Nick-YF November 12, 2006, 11:06 am
  • Subtract the t-shirt revenue – teams split all revenue generated by merchandise, regardless of team. Marketing relationships with Japanese teams and/or endorsements brokered directly by the Sox might be different, though.
    Basically take everything I said with a grain of salt, as I disclaimed at the beginning. We need an in-house economist here at YFSF…

    SF November 12, 2006, 12:20 pm
  • Good research, but my argument is that the marketing, etc, applies to not just the Sox, but the same with Yankees (for which you can say it’s cheaper since the Yanks pay more taxes) and the other big market teams. You can account for it, but the fact is almost *everybody* accounts for it, and you can say the same thing for every team, which means the current player’s salary is already accounted for (assumes a bit of a efficient market), meaning the “true” cost of DM is the same for most of these teams, give or take.
    Which means players, for the most part, are paid what they’re worth with all those consideration factored in. 20 mil isn’t only a lot in itself, but it’s a lot because it would make him the most expensive pitcher in the league.
    For example, if Johan Santana gets paid 20 mil (at least, if in a bigger market), and let’s just assume he sells as much tshirts, etc, as DM. Well, the “true” cost of JS would be the same of DM. Plus, because the contract doesn’t have a 40 mil payment at the beginning, you save on interest (which isn’t much, in the grand scheme of things)..
    If your team is over the cap year after year (the Yanks), then you can “cancel” out the interest, since that’s how much you would pay to the luxary tax..
    The 20 mil per$ is obviously a naive one, and the “true” cost of a player is always less than their contract, and I don’t think it’s by much. The only (obvious) advantage is that it would be that it’ll get BoSox into the Asia market of sorts, and perhaps makes it a good target for free agents from Japan in the future, which is immense in itself, and I’ll concede that..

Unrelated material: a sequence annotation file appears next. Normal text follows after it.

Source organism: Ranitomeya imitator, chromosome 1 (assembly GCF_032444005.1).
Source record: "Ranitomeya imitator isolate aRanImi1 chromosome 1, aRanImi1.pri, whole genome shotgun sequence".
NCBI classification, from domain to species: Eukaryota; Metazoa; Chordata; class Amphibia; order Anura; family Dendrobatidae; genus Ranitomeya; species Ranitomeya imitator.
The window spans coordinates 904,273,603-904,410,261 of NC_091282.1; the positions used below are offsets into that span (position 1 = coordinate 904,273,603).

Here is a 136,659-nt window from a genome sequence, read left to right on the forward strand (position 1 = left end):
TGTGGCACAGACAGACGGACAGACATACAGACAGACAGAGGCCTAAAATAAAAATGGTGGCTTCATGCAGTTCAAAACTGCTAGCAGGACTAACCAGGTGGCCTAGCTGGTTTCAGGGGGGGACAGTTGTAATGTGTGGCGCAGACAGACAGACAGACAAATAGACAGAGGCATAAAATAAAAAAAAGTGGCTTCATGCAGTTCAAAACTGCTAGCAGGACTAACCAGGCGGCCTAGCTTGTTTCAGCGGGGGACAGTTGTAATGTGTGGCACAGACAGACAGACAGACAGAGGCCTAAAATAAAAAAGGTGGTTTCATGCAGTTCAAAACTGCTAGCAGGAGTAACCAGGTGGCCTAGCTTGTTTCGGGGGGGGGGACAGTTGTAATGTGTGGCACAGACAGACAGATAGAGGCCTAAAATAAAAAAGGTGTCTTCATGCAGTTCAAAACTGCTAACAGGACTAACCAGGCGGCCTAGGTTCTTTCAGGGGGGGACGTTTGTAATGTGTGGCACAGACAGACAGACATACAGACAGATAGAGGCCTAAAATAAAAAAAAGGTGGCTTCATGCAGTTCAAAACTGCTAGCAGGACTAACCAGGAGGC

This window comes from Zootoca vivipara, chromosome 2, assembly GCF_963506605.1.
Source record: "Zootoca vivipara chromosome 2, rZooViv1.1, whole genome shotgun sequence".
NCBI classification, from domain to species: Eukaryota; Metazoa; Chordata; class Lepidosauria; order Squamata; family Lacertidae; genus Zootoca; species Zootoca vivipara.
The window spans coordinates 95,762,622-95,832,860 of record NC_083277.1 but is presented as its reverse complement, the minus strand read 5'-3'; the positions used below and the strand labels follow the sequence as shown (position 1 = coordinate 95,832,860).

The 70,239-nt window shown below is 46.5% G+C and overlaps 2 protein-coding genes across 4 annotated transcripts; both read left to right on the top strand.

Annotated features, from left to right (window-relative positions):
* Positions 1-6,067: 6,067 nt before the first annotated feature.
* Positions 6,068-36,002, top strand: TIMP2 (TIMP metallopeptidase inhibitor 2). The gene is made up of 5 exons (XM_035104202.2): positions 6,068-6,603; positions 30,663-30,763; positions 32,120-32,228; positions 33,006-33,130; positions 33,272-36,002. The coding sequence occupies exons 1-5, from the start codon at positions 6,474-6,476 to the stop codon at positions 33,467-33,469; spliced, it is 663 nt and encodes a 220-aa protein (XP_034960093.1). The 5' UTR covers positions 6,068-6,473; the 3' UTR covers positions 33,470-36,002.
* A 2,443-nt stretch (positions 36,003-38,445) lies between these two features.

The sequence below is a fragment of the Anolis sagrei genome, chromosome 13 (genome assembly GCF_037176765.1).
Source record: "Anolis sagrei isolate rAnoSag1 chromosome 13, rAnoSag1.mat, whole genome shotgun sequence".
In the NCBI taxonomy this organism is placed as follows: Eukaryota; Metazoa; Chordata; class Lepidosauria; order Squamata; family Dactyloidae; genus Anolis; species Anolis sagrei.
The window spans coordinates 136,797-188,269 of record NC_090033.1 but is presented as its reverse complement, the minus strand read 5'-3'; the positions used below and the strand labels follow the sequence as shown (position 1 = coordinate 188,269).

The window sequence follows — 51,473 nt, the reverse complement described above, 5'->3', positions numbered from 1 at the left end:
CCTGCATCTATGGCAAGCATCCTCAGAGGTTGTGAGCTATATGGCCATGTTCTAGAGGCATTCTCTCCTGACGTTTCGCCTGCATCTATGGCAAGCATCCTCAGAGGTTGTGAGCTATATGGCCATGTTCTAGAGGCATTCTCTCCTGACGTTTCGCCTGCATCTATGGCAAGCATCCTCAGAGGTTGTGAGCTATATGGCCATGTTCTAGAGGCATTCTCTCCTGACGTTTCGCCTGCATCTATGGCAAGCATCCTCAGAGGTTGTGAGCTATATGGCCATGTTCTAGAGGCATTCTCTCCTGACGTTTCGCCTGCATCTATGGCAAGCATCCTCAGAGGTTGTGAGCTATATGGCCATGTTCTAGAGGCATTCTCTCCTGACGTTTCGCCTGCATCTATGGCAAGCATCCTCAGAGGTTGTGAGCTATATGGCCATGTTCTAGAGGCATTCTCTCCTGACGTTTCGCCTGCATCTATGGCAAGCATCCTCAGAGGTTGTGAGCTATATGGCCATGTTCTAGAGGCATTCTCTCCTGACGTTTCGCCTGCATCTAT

Lar November 12, 2006, 12:38 pm
  • Nick-YF: That’s really what I’m worried about, the aftermath of which would mean other players (perhaps especially the Boras players) would drive the market up.. which in turns, of course, makes DM more attractive, but only in a mutually assured destruction kind of way.

    Lar November 12, 2006, 12:39 pm
  • I don’t think this affects Zito, simply because Boras has proven that he can create a market where there is none (Washburn, anyone?), and gouge teams when there is. In other words, I imagine Boras has an astronomical number in mind for Zito, no matter what happens with Matsuzaka. And he’ll get it.

    SF November 12, 2006, 12:45 pm
  • Schmidt, already the most overrated of the pitchers in this market, is the big winner. He’ll wait until Matsuzaka and Zito sign enormous deals, then clean house in the bidding war among the remaining teams desperate for his services…
    SF, the problem is that we’re bloggers and writers — and writers do not good mathematicians make.

    Paul SF November 12, 2006, 2:37 pm
  • I gotta say, the way all the sox fans are selling matsuzaka T-shirts and planning future revenue, its like the bid and sign is absolutely 100% in the bag, and there’s no way they’ll lose, and its written in stone that he will play in fenway next year.